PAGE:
Traditionally, humility is understood as a virtue. And humility is a Christian virtue because, like all other virtues, the practice of humility opens us to Christ’s presence; or more specifically, it enables us to pay attention to Christ’s presence and guidance. Humility orients us more toward the spiritual so that we can live a life of Spirit. Another way to understand humility is to view it as a state of being in which we become radically open to God throughout our lives. Humility is a way of life in which we become consumed with seeking God’s direction rather than living purely according to our instincts, conditioning, and insights. For the Christian, humility integrates our spiritual and human natures in a way that allows us to become united with Christ.

So what is the nature of humble leadership? It is leadership that is radically open to God—in which we lead from faith rather than fear, from a willingness to let God’s will flow through us rather than willfully insisting that our own will be done, from hope rather than cynicism, from love rather than selfishness, and from God’s power rather than our own power. When we lead with an openness to God, we allow God’s power and grace to flow through us. We make prayer and discernment a foundation of our leadership, always seeking first what God wants and then leading others in that direction by inviting them to the same kind of humble prayer and discernment.

This is not an easy path, because it feels ambiguous and uncertain. There are no guarantees when we choose to lead with openness. Why? Because it’s leadership that arises from discerning God’s path, and discernment is never easy. When we are open to God, we run the risk of traveling through deserts and valleys of shadows. The vision may not be clear, and not everyone will follow us. When we close ourselves off to God and follow tried-and-true paths, vision and programs seem much clearer and easier because we follow where others have already trod. Becoming open to God and leading with openness can be troubling. What if we follow in this direction and we don’t get great results right away? What if we trust God and good things don’t happen? What if we lead people in a direction we believe to be God-inspired, and they won’t follow?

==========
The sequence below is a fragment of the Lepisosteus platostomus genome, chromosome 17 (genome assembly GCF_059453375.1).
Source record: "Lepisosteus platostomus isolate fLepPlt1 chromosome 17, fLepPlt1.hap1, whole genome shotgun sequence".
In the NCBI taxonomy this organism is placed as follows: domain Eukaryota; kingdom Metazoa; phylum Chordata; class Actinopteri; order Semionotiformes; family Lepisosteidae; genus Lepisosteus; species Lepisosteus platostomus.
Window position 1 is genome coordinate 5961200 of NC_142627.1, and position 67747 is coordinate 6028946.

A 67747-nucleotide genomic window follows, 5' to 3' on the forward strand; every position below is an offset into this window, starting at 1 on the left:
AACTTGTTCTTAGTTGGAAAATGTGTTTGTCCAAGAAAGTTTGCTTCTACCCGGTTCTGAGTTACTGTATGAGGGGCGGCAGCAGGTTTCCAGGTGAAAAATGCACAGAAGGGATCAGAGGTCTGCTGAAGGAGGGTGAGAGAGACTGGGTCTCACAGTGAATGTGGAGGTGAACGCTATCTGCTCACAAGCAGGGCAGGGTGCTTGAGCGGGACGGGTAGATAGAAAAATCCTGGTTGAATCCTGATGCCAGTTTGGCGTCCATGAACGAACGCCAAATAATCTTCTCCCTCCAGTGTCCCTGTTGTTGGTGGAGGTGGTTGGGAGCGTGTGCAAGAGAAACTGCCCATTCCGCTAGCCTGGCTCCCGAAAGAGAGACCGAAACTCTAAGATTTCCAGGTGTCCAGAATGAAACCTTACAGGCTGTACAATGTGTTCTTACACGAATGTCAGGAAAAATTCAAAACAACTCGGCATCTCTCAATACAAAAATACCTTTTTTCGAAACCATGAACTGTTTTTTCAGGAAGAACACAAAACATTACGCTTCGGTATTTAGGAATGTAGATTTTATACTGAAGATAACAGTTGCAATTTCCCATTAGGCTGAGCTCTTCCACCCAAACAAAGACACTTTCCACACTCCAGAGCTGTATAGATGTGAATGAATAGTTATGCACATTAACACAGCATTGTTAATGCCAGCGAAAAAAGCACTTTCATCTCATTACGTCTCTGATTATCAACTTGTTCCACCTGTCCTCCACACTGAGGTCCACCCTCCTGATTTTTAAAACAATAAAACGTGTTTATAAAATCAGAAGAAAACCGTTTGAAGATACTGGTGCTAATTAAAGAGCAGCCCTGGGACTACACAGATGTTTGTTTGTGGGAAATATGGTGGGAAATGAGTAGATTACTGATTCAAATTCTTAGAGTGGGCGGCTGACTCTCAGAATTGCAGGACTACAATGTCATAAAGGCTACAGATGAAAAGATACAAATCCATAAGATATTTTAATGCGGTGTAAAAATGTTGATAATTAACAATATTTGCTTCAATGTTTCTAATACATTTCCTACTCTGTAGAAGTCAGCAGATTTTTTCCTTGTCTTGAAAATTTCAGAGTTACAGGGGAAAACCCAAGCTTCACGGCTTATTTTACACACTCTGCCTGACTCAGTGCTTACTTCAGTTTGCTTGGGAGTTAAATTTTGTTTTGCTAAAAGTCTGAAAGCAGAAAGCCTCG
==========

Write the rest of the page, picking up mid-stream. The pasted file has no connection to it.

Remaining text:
This kind of leadership is scary and anxiety-producing because it has a real potential for failure. Why? Because this way of leadership depends upon seeking God’s path—a path that may not be completely clear to us—and not upon following the safe paths of human convention. For example, as pastor of Calvin Presbyterian Church, I’ve been trying my best to lead us in God’s direction by encouraging other lay leaders to make discernment of God’s will a passion. In a practical sense, this approach sometimes means that I don’t exactly know where we are going, but I try to keep people calm, faithful, and ready for opportunities that God presents to us. I’ve learned that becoming open to God means following wherever God leads even if the way is obscured, for as the Bible shows, God often calls leaders to lead people to promised lands that can’t be seen until the very end.

Imagine that you were one of the original apostles. I can imagine that they wanted nothing more than to live out safe lives cloistered in Jerusalem, tending to the already converted. Instead, according to Christian tradition, God led all of them out of Jerusalem to places like Damascus, Antioch, Ephesus, Rome, Spain, Armenia, Persia, India, and Ethiopia. They were led to spread the gospel throughout the world, sometimes experiencing great success and at other times being beaten, tortured, and imprisoned. All but John were killed violently because of their leadership. There is danger in following God, in being open to God: we might get sent to places of conflict where the people don’t necessarily want what we offer, where they make a habit of running off those carrying God’s Word.